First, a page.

Friday, March 9, 2012


Do you have a dream job?  Maybe you would say that you're already working at your dream job, but if you're like me, you have the kind of dream job (or more than one) that can only ever remain in the realm of fiction and fantasy.  I like dreaming, among other things, that I have a job as a international front-line journalist, but it's not the kind of dream that I would ever want to come true; I don't want to wake up and find myself in the crossfire of battling partisans, fearing for my safety as I try to understand the situation.

Yesterday, I heard of the most wonderful dream job, and I've spent the past 24 hours imagining it.

Picture this: It's a job that requires a lot of creativity.  Every day new and interesting challenges come up.  The job requires one to work very closely with art, to critically study art history, as well as be good at painting.  One works closely with one's family and friends.

It sounds like heaven.  But (for me at least), this job I'm thinking of can never be more than a fantasy, because it has the rather glaring problem of being illegal.  It is art forgery.

In October 2011, Wolfgang Beltracchi was found guilty of some major cases of art forgery and sentenced to six years in prison.  (His guilty plea kept the sentence from being longer).  His wife, sister and best friend were sentenced to similar terms for working with him.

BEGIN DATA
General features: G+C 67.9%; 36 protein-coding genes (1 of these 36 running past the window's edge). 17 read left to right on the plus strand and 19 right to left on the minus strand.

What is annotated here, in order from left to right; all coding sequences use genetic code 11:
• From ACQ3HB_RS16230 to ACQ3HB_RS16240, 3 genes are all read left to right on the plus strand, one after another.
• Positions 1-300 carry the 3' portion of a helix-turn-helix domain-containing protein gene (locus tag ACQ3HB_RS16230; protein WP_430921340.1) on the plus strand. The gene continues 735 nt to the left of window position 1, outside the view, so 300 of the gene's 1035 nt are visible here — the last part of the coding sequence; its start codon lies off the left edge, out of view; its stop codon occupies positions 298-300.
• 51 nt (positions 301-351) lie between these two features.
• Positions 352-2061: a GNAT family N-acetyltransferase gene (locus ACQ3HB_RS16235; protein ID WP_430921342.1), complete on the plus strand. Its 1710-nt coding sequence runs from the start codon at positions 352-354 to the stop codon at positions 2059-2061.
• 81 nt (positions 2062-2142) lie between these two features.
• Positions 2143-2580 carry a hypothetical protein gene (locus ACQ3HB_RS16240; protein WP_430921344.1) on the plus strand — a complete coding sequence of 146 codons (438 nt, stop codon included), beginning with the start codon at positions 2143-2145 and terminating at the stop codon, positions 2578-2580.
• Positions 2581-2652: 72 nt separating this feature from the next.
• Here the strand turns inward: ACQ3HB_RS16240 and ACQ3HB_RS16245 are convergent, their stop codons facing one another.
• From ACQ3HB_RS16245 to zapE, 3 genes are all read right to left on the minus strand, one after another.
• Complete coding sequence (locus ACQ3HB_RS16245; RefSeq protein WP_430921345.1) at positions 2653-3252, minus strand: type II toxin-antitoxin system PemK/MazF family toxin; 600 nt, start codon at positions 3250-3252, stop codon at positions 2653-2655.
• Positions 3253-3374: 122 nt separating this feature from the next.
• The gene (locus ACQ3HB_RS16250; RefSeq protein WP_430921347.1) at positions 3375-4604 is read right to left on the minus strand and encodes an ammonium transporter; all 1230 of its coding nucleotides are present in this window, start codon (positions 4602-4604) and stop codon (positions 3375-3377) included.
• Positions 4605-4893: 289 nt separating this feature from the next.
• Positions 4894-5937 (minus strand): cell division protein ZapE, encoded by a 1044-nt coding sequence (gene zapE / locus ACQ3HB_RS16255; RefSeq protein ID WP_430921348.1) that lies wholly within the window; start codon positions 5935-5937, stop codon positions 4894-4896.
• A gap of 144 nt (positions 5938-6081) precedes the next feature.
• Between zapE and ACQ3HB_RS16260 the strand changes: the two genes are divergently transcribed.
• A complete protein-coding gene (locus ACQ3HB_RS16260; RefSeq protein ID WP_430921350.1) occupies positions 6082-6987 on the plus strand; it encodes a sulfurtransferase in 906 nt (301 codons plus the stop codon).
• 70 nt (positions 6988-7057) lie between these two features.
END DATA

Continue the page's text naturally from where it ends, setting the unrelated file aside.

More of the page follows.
Beltracchi and his gang pretended to own paintings by famous German Expressionist artists.  In order to sell them for hundreds of thousands of dollars, he said that the works were hitherto unknown, and had belonged to his wife's grandfather until she inherited them on his death.  The Beltracchi gang took great pains to make fake documents, signatures and old-looking photographs to prove the authenticity of the paintings, when Beltracchi had in fact painted them himself, in the style of the German Expressionists.  It is interesting that he did not copy specific works as much as create his own new works in the style of famous artists, and pass them off as the work of these artists.  It is also interesting that the group's fakes were for decades passing through the (apparently not so) scrupulous evaluation of professionals trained to sniff out forgeries.

Wolfgang Beltracchi, Forgery meant to look like a Painting by Max Ernst

The German newspaper Spiegel's coverage of the trial pointed out that this whole process has some major implications for the future of the art market.  "[Beltracchi] has helped expose the absurdity of the art market, in which paintings ostensibly by famous artists are traded almost always as speculative investments. It is not the aesthetic value of a painting which decides whether it is worth millions, but the question of whether it was produced by a known and fashionable artist.  Beltracchi also demonstrated how experts and art dealers driven by greed and vanity could declare forged paintings genuine without hesitation. That in itself provoked some sympathetic coverage from journalists following the case -- the victims who were duped were not poor pensioners, but greedy art dealers and super-rich collectors." Here's the link to the rest of the article.

If you're interested in this story, I found a really well-done article about the topic on this blog.  I think that especially in the blogger's responses in the comments section she makes some insightful points. 


  1. The legal version of that job is just being an artist. A little harder to make millions when you aren't famous...but not impossible to make a living.

    1. I think being an artist requires a slightly different type of creativity. As an art forger, you need to learn deeply about the vision, style and motivation of an earlier artist and do your best to replicate this. As an artist, you would have to come up with your own vision and style. For my dream job, I think would rather have the vision and style mostly already developed for me.